meta name=”robots” content=”index, follow” Meschery's Musings of Sports, Literature, and Life Meschery's Musings on Sports, Literature and Life: 2017-07-30

What my musings are all about...

Blogging might well be the 21st century's form of journaling. As a writing teacher, I have always advised my students to keep a daily journal as a way of organizing their thoughts for future writing projects, a discipline I have unfortunately never consistently practiced myself. By blogging, I might finally be able to follow my own good advice.

The difference between journaling and blogging is that the blogger opens his or her writing to the public, something journal- writers are usually reluctant to do. I am not so reticent.

The trick for me will be to avoid cluttering the internet with more blather, something none of us need more of. If I stick to subjects I know: sports and literature, I believe I can avoid that pitfall. I can't promise that I'll not stray from time to time to comment on ancillary subjects, but I will make every attempt to be interesting and perhaps even insightful.

Monday, July 31, 2017

Front Page of Newspaper Sports Section - you gotta be kidding.

I'm not indicting all newspapers, but I'm betting that most front pages of sports sections around the country look a  lot like the one in this morning's Sacramento Bee. (Monday 31, 2017)

The following are the four front page articles: #1: NBA Kings hire an assistant GM.  #2: Baseball' Hall of Fame Inductions. #3 Arik Armstead, Offensive tackle for the 49er looses a bunch of weight and can run faster. #4 The Dodgers kick the sh-t out of the Giants.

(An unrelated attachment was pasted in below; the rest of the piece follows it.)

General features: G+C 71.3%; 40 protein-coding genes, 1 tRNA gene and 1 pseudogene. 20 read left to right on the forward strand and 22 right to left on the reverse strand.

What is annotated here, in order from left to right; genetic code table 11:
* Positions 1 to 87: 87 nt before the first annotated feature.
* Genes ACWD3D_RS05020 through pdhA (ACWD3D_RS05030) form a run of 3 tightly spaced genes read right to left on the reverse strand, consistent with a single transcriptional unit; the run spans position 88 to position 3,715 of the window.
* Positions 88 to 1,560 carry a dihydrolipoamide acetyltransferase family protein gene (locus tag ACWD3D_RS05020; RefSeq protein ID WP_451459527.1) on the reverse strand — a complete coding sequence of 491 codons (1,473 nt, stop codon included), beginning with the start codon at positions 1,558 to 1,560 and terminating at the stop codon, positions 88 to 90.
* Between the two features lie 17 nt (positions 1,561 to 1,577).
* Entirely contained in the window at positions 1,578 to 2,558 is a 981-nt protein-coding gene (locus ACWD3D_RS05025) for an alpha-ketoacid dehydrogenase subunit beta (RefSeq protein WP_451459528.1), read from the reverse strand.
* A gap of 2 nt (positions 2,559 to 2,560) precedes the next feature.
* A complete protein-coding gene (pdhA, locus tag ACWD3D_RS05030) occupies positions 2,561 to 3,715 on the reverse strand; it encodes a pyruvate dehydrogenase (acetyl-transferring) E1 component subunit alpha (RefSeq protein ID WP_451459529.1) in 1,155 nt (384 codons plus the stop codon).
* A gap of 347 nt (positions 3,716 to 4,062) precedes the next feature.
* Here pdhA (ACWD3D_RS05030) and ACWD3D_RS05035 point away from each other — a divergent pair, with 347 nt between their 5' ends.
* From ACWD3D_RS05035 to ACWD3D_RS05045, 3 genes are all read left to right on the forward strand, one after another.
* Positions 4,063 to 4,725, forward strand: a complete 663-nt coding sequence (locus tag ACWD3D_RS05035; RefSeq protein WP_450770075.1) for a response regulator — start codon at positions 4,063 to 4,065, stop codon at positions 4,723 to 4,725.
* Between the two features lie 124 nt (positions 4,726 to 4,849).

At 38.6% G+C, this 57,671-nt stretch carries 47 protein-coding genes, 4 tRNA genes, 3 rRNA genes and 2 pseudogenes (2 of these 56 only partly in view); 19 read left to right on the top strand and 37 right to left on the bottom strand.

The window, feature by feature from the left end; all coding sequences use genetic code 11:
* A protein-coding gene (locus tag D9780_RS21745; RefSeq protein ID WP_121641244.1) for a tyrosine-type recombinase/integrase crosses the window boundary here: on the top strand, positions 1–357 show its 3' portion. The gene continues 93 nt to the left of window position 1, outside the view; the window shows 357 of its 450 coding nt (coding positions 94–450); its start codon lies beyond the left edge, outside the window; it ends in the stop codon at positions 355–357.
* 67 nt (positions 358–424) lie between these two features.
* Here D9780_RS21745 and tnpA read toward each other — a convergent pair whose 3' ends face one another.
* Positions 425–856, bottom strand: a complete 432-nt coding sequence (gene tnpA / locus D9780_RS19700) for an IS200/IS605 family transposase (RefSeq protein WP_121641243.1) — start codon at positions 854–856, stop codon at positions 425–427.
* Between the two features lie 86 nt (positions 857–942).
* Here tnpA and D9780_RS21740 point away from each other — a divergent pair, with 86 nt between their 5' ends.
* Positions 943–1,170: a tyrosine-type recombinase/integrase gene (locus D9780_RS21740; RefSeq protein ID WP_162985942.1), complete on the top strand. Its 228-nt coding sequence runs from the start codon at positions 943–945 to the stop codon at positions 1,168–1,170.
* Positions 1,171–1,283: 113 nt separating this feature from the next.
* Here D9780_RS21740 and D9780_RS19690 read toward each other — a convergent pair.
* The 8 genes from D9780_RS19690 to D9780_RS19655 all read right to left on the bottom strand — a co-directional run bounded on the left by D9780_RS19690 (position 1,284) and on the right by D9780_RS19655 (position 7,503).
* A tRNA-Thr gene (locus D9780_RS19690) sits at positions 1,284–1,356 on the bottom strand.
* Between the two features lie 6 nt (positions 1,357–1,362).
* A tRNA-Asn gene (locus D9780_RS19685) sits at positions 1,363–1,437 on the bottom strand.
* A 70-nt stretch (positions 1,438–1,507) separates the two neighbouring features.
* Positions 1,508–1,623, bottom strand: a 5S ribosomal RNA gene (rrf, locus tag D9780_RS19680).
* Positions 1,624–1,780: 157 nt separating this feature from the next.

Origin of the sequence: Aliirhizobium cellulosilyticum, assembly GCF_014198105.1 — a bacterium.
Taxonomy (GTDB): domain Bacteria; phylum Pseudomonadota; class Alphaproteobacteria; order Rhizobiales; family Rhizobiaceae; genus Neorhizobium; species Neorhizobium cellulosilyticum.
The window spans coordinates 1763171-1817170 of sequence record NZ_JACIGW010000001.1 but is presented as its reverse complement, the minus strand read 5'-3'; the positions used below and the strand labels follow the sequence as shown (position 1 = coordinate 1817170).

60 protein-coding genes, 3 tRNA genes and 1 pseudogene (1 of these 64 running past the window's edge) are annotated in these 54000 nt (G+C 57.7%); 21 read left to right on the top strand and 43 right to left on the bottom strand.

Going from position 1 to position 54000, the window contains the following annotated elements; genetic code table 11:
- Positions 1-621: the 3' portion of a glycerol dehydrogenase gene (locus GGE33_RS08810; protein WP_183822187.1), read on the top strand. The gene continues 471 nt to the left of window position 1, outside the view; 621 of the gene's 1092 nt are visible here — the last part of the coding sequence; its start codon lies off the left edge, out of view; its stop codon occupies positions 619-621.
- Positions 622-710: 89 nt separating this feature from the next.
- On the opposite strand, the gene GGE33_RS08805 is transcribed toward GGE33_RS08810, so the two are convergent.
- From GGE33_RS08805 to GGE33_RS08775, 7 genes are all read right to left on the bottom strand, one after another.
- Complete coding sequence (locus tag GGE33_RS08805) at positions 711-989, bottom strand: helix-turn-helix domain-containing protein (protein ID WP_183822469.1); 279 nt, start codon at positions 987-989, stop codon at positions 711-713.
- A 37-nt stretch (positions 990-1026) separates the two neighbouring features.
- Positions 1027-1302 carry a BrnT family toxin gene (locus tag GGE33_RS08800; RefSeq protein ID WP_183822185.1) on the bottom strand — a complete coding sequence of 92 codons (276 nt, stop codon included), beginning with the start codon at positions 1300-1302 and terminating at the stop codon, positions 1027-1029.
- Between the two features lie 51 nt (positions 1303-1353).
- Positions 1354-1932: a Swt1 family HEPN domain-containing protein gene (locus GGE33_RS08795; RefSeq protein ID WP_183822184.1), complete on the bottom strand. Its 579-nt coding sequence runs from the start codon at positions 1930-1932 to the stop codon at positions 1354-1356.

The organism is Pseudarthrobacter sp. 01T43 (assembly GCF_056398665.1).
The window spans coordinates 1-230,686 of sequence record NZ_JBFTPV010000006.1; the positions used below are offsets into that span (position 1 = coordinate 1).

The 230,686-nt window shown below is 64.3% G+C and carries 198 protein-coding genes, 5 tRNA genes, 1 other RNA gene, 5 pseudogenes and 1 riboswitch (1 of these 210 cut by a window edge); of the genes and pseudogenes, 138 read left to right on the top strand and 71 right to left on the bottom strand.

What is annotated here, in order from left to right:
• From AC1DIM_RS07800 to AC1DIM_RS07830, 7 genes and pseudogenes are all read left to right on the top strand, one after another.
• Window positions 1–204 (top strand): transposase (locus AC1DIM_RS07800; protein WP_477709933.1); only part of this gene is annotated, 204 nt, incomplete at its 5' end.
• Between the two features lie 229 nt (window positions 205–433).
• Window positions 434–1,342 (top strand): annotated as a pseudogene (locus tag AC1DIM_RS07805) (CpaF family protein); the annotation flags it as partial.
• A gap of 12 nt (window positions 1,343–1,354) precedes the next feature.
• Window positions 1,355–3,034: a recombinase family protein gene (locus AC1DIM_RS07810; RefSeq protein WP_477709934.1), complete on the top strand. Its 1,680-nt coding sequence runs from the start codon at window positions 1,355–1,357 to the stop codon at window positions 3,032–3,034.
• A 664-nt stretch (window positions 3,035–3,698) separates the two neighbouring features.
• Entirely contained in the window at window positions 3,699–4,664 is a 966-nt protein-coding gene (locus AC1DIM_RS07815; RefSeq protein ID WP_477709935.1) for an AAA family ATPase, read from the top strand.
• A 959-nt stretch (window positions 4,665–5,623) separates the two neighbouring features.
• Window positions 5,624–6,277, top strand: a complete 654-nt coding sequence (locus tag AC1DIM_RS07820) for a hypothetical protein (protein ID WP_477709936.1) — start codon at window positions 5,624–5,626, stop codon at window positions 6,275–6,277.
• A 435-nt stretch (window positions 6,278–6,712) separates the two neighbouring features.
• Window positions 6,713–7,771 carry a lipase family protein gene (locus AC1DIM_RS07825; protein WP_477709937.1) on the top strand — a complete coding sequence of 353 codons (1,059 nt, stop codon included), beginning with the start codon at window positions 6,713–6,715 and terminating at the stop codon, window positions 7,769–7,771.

Of the four articles headlining the front page, only one deserved that exclusive position: men inducted into Baseball's Hall of Fame. I enjoyed the read. Congratulations for long and worthy careers.

The other three, are you kidding me? An "assistant" on the front page? A porker loosing weight so he a can "tag" a quarterback in the first couple of days of practice. Do I really care? Does it mean, he'll be able to "tackle" a quarterback in a real game? Not a given. And a bunch of looser loosing to a a hated rival. The Giants' are in last place. Read my lips, LAST place. Who gives a sh-t?

These three articles took the place of the following sports news: Caleb Dressel won his 7th gold medal of the world aquatics championship in Budapest, Hungry. WORLD CHAMPIONSHIP.  He's the first swimmer, ever, to win 3 golds in one night in a major swimming event. Dressel's seven golds tie a record set by the illustrious Michael Phelps. I would have liked to read more about the WORLD CHAMPIONSHIP. There were a bunch of women swimmers competing and taking golds. And, an American won the 27 meter high dive. I think the Aquatic World Championship is far more interesting than Armstead shedding pounds, so he can be quicker off his feet.

Two other stories deserved front page news that wound up on the back pages. The women's soccer team came from behind in spectacular fashion to beat Brazil and move into the final round of the Tournament of Nations. Bernard Langer won the Senior British Open for his record-extending 10th senior major title and 5th in the last 10. Come on, don't those two accomplishments sound a hell of a lot more interesting than news of the basement dwelling and desultory Giants or the King's hiring an "assistant."

One might ask, why did the Bee give preference to an "assistant", to "weight loss" and to an "ass-kicking?" Here's the answer. Sports editors pander to the so-called "major" sports. The Giants don't deserve front page news. The 49ers were the second worst team in the NFL last season. How do you spell "worst.?" Not best. Not even mediocre. You tell me why Armstead's conditioning deserves to be on the front page and Julie Ertz is relegated to a couple of sentences in the back of the section. Ah, man, are we back to that tired, old gender thing?

Sports sections should devote their front pages to sporting accomplishments - to deeds worthy of our best dreams..

Here's a thought in honor of Bernard Langer, who is becoming more famous as a professional golfer in his senior years. It's the last four lines of Alfred Lord Tennyson's Ulysses. In the poem, Ulysses, the Greek epic hero, is growing old and wants to go out on one more adventure. He's exhorting his old sailors and comrades to join him, but they are reluctant.

How dull it is to make an end,
To rust unburnished, not to shine in use,
As though to breathe were life. 

Bernard Langer is not simply breathing, as he grows old, he's doing, like Ulysses, setting an example for all of us seniors to follow.